NIWA meteorologist Tony Bromley prepares to launch his helikite. (images: Amelia Nurse)
Two or three times a year the ballooning community get together for what’s called a fiesta, where they participate in a variety of competitions over several days. Weather and wind are crucial for piloting a balloon, and traditionally balloonists will utilize methods like dropping shaving cream over the side once aloft to see what the wind direction is below.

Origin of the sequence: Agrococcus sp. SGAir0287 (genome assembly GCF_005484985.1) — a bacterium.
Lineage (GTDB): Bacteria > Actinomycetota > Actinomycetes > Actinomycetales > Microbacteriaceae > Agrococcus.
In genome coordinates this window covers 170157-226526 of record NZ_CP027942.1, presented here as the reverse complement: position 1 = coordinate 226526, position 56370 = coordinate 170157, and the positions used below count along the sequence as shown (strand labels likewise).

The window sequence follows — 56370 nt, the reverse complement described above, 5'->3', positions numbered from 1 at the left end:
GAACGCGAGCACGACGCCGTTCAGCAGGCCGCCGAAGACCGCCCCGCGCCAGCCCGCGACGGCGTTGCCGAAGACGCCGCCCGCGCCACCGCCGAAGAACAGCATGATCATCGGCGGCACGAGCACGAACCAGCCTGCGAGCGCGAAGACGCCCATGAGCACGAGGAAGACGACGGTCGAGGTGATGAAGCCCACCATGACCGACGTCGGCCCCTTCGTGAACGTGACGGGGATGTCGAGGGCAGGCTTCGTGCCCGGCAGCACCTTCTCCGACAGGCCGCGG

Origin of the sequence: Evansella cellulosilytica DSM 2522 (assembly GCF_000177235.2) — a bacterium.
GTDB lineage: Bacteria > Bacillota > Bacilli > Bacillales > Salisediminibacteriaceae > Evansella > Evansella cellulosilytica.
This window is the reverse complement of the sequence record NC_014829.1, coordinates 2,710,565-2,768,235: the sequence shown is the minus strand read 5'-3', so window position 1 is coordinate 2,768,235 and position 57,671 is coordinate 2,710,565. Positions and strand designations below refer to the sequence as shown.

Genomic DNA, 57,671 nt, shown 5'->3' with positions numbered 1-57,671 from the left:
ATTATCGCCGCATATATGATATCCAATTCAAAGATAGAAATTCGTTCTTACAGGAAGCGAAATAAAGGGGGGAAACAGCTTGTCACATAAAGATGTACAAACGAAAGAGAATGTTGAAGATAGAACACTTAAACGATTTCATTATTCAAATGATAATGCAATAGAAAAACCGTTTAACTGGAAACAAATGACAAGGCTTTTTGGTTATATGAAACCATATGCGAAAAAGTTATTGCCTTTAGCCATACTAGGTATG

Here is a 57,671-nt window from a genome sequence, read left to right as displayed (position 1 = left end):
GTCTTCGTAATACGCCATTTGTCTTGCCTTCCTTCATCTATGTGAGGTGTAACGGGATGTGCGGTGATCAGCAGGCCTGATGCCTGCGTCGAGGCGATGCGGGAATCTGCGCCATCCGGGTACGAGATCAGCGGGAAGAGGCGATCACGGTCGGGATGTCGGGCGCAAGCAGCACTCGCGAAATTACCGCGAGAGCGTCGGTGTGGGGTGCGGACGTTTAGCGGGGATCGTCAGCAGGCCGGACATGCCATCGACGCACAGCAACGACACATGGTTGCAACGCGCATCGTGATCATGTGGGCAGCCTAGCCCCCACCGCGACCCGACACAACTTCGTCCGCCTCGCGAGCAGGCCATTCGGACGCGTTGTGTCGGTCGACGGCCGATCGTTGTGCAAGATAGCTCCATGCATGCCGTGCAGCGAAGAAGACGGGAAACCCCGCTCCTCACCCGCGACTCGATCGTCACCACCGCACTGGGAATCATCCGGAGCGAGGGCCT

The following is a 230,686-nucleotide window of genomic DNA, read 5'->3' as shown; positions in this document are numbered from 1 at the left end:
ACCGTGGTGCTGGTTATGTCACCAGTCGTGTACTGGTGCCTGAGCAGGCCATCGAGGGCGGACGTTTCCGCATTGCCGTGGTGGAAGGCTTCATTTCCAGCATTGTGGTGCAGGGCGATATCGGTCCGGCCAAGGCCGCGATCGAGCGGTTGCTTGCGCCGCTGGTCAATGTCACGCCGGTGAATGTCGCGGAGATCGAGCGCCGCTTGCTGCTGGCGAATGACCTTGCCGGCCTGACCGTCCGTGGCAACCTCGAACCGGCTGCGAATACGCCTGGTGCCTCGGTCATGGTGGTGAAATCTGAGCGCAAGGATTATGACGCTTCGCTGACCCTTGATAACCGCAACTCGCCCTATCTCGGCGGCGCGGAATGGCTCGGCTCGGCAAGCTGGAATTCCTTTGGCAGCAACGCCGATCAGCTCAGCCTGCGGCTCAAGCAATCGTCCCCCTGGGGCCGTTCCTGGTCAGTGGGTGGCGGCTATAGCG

But this year at the Wairarapa Balloon Fiesta, things got markedly more high tech. NIWA meteorologist Tony Bromley brought his Helikite – a cross between a balloon and a kite which rises with helium rather than hot air. A range of measuring equipment is attached, and for the first two days, Tony was able to provide pilots with real time weather reports on everything from humidity to, more crucially, wind direction at various altitudes.
Amelia Nurse joined Tony Bromley and Rowena Moss on the third day as they raised the Helikite to measure the accuracy of the weather predictions they made the night before.